Because introducing a new app requires employees to shift gears, integration and workflow capabilities that support existing processes can help to reduce resistance. As a result, the team will find it easier to adapt to the tool and reap its benefits. And leadership won’t have to fight as hard to persuade the troops that using a project management tool is necessary.

Choosing the Best Tool

Because there are so many options, selecting the best project management software for your company can be difficult. It’s difficult to know where to start and it’s easy to become distracted by a laundry list of promises and functionality claims. As a result, it’s best, to begin with, an internal list based on the obstacles your team encounters. Determine which pain points are the most problematic, whether it’s an unclear definition of roles or difficulty knowing where assignments are at.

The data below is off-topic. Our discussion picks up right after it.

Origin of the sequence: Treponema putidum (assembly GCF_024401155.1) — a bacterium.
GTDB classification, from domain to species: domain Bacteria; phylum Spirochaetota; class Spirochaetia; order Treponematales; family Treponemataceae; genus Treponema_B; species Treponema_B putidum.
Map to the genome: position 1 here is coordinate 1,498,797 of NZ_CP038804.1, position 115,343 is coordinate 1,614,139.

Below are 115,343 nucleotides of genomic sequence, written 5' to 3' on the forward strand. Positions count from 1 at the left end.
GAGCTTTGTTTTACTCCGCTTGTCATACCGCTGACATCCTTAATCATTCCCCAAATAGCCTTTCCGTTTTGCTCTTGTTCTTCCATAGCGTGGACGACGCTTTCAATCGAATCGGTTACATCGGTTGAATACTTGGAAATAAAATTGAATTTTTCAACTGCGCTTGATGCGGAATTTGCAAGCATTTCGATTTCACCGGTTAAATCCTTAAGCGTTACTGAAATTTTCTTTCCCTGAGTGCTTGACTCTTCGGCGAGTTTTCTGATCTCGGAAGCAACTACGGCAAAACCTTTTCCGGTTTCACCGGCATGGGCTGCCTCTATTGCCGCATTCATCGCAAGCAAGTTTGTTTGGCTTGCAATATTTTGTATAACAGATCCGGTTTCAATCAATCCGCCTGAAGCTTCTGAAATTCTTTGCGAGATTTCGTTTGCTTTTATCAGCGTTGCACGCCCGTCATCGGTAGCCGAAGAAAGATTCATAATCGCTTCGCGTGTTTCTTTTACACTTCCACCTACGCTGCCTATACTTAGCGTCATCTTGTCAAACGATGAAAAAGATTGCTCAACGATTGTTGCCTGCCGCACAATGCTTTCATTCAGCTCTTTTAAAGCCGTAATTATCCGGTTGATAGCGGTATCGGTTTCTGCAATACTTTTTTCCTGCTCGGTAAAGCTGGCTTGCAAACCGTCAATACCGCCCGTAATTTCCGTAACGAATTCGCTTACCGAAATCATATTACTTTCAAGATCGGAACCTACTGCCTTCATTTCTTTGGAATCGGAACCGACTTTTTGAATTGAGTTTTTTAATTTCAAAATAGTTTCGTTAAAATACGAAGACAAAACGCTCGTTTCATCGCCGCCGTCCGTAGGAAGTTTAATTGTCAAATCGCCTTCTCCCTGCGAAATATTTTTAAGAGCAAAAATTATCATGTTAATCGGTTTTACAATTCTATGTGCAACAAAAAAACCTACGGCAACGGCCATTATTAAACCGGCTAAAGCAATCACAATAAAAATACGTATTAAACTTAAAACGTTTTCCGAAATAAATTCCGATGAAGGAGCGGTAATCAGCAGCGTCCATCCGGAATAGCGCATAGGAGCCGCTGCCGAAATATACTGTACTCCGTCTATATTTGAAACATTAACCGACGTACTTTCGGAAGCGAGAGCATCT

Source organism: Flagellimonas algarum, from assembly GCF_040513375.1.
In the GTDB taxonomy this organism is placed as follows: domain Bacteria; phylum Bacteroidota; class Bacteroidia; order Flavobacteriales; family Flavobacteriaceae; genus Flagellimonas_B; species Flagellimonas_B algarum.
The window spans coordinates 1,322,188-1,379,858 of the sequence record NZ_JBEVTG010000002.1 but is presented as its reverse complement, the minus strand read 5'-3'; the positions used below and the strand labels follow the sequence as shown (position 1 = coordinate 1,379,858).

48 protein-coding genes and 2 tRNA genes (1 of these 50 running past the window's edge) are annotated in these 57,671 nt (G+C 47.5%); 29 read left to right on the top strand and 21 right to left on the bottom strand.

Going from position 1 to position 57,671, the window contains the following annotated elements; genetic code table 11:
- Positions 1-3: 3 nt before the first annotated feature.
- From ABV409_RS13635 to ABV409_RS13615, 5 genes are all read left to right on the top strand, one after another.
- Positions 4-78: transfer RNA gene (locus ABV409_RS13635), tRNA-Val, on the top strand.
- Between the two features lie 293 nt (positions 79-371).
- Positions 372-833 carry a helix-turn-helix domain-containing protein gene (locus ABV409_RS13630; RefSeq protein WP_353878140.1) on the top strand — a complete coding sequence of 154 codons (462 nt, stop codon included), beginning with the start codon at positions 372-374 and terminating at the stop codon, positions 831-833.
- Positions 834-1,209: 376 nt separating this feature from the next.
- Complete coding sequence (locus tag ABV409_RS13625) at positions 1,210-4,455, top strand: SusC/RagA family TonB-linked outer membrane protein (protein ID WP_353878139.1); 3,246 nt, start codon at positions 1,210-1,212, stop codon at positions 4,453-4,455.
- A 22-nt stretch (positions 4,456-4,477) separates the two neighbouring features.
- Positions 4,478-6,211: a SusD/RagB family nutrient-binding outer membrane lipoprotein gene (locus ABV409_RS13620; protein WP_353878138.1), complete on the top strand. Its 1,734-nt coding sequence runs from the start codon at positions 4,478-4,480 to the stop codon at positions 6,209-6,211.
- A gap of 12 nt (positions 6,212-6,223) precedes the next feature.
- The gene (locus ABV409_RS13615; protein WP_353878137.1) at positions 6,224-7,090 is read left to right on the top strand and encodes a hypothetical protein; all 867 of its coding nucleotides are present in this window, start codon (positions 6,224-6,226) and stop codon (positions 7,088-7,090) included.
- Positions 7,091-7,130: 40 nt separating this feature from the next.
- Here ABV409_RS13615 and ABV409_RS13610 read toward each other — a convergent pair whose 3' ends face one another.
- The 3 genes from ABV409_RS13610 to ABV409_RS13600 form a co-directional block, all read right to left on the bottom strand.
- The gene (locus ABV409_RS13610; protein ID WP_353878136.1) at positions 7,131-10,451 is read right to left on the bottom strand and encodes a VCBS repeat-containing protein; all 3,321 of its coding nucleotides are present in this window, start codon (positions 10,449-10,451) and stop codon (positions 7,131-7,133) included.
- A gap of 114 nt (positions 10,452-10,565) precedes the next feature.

Once you’ve determined why your company requires a project management tool, you can start looking for the best one. Matching available features to your “why” is a good place to start, but you must also consider who will use the tool. Then, evaluating ease of use and fit will narrow down your shortlist to the winning candidate.

Finally, your company will have the solution it requires to significantly improve project execution.

Learn more from business and read 5 Best Collaboration Tools for Remote Workers.

John Harper

#1 File Information bestselling author John Harper loves to dispel the myth that smart men & women don’t read (or write) romance, and if you watch reruns of the game show The Weakest Link you might just catch him winning the $77,000 jackpot. In 2021, Netflix will premiere Bridgerton, based on his popular series of novels about the Why Files.